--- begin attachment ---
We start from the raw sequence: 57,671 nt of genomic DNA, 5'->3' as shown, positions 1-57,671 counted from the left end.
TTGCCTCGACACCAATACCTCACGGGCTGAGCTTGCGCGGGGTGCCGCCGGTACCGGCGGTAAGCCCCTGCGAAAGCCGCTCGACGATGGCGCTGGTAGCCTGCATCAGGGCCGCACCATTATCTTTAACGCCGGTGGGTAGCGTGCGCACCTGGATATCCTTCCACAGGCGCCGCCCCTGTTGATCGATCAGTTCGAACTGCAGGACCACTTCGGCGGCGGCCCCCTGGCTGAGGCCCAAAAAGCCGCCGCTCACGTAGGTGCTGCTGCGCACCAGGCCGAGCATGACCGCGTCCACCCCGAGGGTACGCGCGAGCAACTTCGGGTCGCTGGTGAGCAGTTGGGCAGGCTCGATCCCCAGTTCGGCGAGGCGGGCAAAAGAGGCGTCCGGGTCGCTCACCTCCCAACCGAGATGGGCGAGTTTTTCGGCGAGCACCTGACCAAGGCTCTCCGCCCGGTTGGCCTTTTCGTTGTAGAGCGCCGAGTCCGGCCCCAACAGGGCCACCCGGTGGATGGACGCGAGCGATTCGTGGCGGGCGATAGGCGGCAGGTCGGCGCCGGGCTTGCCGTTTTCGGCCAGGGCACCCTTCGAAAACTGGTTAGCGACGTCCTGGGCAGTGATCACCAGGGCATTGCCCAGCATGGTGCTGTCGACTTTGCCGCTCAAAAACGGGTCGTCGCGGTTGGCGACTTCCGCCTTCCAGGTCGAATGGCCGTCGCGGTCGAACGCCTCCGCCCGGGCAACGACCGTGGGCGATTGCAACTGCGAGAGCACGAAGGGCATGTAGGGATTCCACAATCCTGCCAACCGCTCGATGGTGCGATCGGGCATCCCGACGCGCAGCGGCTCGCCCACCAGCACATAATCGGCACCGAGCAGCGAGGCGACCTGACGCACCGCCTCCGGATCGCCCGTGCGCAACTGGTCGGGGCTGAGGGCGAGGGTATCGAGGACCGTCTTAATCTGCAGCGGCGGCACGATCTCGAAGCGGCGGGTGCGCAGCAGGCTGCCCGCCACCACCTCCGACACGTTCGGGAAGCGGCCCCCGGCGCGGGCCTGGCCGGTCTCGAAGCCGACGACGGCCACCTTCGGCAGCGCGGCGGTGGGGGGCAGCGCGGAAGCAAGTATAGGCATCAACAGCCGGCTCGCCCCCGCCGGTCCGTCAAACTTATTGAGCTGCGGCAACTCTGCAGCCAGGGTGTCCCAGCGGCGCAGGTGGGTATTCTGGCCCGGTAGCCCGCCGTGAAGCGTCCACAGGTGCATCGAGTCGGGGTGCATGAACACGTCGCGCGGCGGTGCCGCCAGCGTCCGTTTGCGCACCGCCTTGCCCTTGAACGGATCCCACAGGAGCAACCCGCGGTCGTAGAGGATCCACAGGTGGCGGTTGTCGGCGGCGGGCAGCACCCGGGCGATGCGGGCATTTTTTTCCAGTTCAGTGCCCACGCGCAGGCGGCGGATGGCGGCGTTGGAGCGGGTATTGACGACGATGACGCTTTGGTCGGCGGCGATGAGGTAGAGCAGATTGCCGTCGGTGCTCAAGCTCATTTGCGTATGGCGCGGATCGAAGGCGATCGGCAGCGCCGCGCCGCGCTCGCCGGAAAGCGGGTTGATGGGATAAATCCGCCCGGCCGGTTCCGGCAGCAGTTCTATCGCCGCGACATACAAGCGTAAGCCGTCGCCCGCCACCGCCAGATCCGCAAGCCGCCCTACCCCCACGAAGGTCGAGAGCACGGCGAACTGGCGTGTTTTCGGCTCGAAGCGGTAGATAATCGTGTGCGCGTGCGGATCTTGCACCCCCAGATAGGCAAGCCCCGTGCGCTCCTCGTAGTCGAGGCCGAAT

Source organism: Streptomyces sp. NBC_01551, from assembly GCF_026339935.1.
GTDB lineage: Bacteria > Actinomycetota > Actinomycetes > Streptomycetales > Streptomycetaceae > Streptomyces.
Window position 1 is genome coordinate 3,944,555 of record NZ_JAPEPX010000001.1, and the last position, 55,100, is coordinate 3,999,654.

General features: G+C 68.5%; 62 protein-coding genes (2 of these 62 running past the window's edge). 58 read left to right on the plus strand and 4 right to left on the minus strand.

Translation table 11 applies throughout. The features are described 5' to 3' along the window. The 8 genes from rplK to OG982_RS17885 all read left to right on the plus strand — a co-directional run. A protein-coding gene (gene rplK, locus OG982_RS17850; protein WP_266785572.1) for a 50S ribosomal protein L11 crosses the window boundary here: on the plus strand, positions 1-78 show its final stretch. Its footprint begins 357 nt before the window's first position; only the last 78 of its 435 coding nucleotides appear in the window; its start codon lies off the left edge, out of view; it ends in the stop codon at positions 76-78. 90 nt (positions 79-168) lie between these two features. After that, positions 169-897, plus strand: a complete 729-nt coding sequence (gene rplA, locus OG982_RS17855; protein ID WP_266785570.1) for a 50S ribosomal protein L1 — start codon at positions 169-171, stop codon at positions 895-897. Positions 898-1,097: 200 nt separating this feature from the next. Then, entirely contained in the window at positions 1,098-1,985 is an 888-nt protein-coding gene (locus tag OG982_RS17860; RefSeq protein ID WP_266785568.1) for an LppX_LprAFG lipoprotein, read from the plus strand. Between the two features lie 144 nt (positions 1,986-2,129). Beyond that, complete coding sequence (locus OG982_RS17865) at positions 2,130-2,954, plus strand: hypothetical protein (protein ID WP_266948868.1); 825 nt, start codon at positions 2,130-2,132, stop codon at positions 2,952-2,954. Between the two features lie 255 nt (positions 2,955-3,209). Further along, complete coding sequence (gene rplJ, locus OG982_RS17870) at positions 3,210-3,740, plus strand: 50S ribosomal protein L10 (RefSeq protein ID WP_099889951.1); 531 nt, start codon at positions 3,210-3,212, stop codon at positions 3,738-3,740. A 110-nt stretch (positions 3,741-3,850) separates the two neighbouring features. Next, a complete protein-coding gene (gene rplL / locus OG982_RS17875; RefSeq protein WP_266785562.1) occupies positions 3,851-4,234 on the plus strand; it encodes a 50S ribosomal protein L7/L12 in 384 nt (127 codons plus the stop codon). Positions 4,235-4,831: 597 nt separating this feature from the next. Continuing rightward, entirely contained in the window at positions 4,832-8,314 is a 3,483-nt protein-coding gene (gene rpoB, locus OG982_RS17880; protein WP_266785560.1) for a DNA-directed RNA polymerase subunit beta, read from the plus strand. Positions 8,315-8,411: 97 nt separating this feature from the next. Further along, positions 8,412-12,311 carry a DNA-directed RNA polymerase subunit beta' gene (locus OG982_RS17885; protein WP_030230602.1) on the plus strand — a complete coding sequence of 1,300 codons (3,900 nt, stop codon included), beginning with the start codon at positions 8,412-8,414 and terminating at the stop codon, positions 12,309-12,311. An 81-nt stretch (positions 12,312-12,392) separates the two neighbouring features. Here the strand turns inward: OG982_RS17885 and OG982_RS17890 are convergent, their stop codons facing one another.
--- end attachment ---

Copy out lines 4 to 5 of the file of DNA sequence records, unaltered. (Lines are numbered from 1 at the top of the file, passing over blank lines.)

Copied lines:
GTDB lineage: Bacteria > Actinomycetota > Actinomycetes > Streptomycetales > Streptomycetaceae > Streptomyces.
Window position 1 is genome coordinate 3,944,555 of record NZ_JAPEPX010000001.1, and the last position, 55,100, is coordinate 3,999,654.